The Dawn of Second Generation 2G Digital Cellular

Roaming in Europe was obviously impossible. Partly to alleviate this problem, the European operators decided to standardize the next generation of mobile phones by forming the European Telecommunications Standards Institute (ETSI). In the early

1980s, ETSI developed a digital mobile phone standard known as GSM (originally Groupe Special Mobile, later Global System for Mobile Communications). The GSM standard included something termed Short Message Service (SMS), which used spare bandwidth on the control channel to send and receive short 160-byte messages.

The GSM system and some other digital cellular standards (such as the digital successor to AMPS in North America, D-AMPS, or IS-54) multiplex different voice callers on a common radio frequency by using time division multiplexing (Time Division Multiple Access, or TDMA). Essentially, the signal from each user is rapidly sampled, and samples from different users are interleaved and broadcast in an assigned time slot. The sampled speech is reassembled at the receiving end of the signal, and in this way multiple users can share a single radio channel.

The cellular protocols are actually quite a bit more complex than this simple explanation would imply. At the same time the radio signal is being sampled and desampled, it is also hopping around to a preset sequence of frequencies, and samples are being reordered in time, all in order to reduce mobile effects such as interference, jitter, dropouts, and multipath distortion.

In the very late 1980s, Qualcomm introduced a new digital system in the U.S. termed CDMA, for Code Division Multiple Access (later also called IS-95 and still later cdmaOne). Instead of dividing each voice signal into time-based divisions, CDMA transmitted all of the signals on multiple radio frequencies at the same time.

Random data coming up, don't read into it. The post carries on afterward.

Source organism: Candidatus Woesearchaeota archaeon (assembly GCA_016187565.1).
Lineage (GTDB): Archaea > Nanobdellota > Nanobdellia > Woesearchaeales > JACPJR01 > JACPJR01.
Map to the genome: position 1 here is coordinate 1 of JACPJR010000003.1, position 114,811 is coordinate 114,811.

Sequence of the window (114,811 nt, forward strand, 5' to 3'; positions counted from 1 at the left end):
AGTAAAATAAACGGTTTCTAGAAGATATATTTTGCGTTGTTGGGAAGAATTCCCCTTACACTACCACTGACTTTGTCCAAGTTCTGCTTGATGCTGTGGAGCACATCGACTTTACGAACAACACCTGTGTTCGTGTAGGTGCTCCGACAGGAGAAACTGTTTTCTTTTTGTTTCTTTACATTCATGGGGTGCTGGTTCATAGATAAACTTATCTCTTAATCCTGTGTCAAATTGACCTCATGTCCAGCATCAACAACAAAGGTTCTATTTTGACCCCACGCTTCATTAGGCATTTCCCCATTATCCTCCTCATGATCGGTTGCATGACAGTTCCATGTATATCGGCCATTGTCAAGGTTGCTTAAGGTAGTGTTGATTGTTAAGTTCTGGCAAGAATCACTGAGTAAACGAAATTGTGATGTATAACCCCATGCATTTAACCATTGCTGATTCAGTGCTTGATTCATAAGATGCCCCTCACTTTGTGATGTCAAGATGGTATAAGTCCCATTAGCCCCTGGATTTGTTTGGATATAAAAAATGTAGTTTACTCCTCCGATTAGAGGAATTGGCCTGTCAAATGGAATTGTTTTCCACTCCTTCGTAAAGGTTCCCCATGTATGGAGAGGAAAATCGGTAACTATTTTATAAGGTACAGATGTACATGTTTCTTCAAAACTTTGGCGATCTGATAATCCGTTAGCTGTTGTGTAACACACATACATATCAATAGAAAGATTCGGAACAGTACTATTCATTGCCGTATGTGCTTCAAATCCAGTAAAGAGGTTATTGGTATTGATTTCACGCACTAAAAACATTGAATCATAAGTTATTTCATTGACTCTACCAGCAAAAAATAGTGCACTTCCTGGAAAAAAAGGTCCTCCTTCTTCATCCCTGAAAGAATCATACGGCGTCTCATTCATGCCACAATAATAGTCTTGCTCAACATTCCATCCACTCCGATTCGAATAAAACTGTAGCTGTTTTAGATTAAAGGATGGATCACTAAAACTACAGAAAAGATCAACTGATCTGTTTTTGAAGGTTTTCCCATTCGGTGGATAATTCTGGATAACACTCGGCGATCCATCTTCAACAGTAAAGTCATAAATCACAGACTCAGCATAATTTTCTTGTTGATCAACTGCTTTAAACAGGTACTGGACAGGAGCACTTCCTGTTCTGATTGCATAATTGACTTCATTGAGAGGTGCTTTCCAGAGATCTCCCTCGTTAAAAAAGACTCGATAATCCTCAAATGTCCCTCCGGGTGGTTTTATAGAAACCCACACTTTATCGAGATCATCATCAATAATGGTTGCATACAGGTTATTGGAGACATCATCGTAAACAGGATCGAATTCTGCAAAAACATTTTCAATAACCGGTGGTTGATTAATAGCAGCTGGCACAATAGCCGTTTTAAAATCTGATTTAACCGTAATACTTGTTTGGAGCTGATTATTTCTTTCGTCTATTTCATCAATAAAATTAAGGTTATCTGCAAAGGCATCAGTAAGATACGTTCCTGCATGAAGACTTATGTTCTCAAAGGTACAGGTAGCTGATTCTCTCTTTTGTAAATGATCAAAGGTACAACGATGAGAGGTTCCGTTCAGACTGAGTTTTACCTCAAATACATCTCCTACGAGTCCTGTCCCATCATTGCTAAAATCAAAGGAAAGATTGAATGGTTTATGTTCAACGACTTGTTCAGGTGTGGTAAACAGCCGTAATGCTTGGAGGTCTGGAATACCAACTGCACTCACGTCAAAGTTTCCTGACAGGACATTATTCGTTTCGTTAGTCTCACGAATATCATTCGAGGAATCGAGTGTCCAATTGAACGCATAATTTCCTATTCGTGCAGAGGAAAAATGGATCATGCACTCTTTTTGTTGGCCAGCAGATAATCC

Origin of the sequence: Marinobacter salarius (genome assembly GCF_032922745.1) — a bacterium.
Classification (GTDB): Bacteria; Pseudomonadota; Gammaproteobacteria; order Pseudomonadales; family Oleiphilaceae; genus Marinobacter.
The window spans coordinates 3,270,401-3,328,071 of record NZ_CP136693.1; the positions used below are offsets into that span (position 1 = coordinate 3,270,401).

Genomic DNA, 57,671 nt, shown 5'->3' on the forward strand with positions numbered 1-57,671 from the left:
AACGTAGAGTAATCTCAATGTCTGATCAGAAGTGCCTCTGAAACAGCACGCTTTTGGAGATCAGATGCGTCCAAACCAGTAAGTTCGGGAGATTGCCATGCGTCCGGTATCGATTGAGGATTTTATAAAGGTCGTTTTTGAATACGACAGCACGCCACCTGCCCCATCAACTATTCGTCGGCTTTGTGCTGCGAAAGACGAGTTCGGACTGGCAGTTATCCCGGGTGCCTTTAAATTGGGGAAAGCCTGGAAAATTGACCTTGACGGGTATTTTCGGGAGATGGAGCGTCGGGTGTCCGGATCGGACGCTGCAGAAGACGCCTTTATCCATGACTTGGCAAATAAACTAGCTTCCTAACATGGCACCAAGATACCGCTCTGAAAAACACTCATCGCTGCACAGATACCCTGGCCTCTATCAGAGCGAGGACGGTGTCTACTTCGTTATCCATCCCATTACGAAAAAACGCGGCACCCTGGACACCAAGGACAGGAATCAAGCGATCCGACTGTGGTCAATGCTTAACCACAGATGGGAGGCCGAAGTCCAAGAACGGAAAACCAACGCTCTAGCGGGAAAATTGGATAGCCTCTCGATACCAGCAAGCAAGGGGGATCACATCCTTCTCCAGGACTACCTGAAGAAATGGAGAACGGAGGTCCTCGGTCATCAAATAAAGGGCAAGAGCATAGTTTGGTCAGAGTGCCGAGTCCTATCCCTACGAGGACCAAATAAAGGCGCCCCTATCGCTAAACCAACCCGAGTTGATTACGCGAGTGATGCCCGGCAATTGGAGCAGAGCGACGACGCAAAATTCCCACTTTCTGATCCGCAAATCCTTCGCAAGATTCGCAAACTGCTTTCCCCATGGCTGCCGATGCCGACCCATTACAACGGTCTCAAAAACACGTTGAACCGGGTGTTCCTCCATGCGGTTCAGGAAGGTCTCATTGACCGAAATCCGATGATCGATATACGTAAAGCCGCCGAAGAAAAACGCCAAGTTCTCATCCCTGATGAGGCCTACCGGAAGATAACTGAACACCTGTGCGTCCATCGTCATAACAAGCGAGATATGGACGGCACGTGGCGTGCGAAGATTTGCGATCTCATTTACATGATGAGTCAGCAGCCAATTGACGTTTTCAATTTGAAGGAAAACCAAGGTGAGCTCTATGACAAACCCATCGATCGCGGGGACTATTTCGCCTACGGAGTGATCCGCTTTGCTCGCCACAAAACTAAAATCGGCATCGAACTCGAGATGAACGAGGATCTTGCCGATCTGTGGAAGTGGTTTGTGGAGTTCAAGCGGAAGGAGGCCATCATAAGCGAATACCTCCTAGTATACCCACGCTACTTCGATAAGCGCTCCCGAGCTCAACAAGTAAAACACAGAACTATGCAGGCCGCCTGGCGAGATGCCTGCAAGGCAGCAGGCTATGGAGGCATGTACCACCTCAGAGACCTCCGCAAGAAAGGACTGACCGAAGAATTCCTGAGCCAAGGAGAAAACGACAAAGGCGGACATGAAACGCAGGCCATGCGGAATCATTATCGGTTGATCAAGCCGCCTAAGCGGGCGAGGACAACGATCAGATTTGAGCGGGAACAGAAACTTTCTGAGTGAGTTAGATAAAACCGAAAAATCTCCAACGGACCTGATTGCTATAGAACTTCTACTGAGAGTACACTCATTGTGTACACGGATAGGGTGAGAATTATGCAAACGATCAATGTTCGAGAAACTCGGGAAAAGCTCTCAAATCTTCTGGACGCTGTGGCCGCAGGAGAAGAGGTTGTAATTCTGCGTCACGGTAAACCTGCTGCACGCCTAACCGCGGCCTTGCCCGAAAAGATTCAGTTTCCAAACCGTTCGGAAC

But how to keep the signals from interfering with each other? In CDMA, the signals make use of orthogonal "codes" that define which of the frequencies are used for which signal. The signal is transmitted on a number of frequencies defined by the code, and can be extracted on the receiving end by sampling only those frequencies assigned to this particular code. The other signals on those same frequencies are averaged out as noise because they don't appear consistently in most of the frequencies. CDMA proved to be much more efficient at spectrum use than TDMA, but GSM had already taken hold, and was the more popular standard worldwide.

The 2G mobile protocols were mainly designed for voice, but also provided the first real channels for data. At first the data rates were slow, the coverage spotty, and the technology inefficient in its use of the available bandwidth because it was based on circuit switching. The optimistically named High Speed Circuit Switched Data (HSCSD) system used multiple GSM channels and was rated at 28.8 to 64 kilobits per second, though it rarely achieved even a fraction of that speed. In the 1990s, HSCSD was replaced with the General Packet Radio System (GPRS) standard, the first packet-switched technology for GSM.

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